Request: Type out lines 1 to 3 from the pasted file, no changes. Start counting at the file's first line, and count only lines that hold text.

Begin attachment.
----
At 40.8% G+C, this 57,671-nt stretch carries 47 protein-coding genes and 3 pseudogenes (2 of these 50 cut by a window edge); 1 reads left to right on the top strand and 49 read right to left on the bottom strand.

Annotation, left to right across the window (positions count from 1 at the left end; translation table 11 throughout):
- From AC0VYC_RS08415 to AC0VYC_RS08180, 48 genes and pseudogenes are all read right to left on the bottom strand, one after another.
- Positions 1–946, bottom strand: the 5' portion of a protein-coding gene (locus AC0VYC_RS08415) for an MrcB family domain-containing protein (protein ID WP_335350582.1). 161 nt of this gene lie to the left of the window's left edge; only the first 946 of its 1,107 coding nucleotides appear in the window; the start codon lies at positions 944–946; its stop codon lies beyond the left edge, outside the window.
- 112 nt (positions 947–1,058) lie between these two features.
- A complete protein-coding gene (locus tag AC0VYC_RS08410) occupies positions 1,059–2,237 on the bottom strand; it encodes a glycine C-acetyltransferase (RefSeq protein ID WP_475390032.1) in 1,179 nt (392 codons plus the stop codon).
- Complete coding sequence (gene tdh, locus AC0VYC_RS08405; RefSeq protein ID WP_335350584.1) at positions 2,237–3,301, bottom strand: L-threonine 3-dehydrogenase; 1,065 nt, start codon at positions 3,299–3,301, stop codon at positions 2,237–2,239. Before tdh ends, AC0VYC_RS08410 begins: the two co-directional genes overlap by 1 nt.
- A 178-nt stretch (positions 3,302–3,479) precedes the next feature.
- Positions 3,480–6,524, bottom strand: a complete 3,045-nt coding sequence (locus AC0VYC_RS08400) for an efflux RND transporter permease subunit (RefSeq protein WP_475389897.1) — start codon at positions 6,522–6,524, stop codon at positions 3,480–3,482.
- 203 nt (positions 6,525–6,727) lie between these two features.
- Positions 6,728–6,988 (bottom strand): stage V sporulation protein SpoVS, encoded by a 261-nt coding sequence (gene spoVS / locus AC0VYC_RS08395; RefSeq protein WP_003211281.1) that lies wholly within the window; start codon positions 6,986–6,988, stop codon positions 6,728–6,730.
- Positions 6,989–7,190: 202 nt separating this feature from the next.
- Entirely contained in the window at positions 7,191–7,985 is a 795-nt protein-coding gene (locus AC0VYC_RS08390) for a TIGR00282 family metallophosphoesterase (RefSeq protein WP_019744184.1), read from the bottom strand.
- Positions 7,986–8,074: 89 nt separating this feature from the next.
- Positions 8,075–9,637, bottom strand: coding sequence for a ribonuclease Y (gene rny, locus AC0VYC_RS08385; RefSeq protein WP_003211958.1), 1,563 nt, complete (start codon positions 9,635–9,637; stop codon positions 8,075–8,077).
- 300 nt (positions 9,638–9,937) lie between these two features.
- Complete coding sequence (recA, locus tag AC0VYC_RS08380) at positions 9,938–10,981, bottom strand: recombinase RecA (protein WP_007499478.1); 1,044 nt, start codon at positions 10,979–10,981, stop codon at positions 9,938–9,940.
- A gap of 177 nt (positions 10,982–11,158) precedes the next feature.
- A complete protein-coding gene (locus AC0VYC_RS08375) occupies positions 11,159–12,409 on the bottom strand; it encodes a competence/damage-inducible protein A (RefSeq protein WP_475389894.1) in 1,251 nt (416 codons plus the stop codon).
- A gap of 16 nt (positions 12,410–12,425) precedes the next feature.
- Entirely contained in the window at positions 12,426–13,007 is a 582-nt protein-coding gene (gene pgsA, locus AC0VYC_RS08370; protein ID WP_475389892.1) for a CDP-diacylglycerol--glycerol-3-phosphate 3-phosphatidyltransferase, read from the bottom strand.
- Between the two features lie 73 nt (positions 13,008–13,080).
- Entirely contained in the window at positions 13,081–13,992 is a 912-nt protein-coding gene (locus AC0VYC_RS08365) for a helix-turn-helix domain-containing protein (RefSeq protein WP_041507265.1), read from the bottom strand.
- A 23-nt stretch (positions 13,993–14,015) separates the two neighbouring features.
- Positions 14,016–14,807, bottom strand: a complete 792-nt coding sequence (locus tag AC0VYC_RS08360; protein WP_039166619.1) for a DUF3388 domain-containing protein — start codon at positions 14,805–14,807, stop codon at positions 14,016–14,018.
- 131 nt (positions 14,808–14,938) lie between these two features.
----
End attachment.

At 40.8% G+C, this 57,671-nt stretch carries 47 protein-coding genes and 3 pseudogenes (2 of these 50 cut by a window edge); 1 reads left to right on the top strand and 49 read right to left on the bottom strand.

Annotation, left to right across the window (positions count from 1 at the left end; translation table 11 throughout):
- From AC0VYC_RS08415 to AC0VYC_RS08180, 48 genes and pseudogenes are all read right to left on the bottom strand, one after another.